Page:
In Joensuu, a peaceful village in eastern Finland, Mirza Zulfiqur Rahman noticed a strange advertisement at a nearby burger shop. The Naga burger came with the warning, “someone calls the fire department,” on the menu. In Assam, where he was raised, Rahman, 39, ate bhut jolokia, commonly known as the ghost pepper, most frequently pickled with lime and other vegetables. While travelling in Brisbane, he noticed the burger and decided to taste it after signing the necessary waiver. He observed that it was spicy enough to slightly warm up the Australian winter, “albeit not as spicy as it is in northeast India.”
When it is served in the northeast, chili is most delicious as a chutney with heaping bowls of rice, beef or pork curry, lentils, salad, and boiling vegetables. With Maggi or Wai Wai instant noodles it also delivers a powerful punch that leaves you with a runny nose, loud hiccups, sweats, and an internal volcano of heat. The bhut jolokia is an essential component of every meal for those who are a part of Indigenous communities in northeast India. Maniram Gogoi, who has a modest retail establishment in Assam, Guwahati, for northeast produce, used the ideal Assamese term to describe the phenomenon: bhujon thela. “We can’t have food without chili.”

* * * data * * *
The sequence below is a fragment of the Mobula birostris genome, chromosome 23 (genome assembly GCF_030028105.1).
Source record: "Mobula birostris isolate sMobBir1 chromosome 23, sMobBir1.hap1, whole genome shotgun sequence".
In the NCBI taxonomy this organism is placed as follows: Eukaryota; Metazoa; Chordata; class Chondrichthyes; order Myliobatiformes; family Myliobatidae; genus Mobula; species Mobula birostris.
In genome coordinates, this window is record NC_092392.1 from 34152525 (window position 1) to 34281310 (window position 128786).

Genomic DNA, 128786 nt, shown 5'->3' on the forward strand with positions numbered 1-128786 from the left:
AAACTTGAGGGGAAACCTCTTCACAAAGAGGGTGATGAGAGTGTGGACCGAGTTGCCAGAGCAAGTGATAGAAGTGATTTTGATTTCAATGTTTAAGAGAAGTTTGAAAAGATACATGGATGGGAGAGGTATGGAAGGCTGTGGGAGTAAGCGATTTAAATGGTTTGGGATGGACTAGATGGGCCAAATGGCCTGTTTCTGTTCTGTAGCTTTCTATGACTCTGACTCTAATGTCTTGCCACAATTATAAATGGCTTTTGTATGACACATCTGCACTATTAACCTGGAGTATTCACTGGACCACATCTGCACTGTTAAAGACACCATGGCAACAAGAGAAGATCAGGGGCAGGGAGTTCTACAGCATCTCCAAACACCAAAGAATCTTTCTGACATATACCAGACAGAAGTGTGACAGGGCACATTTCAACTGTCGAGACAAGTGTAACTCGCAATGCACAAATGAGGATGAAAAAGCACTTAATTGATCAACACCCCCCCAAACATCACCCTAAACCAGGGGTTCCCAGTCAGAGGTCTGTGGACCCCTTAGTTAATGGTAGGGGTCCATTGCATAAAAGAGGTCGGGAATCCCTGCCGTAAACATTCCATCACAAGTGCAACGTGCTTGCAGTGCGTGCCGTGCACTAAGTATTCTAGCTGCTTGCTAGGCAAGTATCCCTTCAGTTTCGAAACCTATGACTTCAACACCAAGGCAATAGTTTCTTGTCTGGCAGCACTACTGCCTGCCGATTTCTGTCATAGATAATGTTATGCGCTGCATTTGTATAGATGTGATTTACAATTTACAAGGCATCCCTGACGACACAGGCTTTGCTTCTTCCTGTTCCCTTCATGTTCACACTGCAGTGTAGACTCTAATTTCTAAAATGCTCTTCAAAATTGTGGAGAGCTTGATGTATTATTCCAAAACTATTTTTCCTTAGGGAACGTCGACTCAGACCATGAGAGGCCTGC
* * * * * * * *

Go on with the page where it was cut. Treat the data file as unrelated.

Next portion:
However, the bhut jolokia, a key ingredient in a northeastern thali in India, has evolved into a cultural anomaly spanning the Pacific and Atlantic oceans, appearing in cocktails, ice cream, and even donuts. In the West, bhut jolokia has evolved from a traditional northern component into the adventure sport of the chilli world due to its ascent to its global reputation as one of the hottest chillies in the world.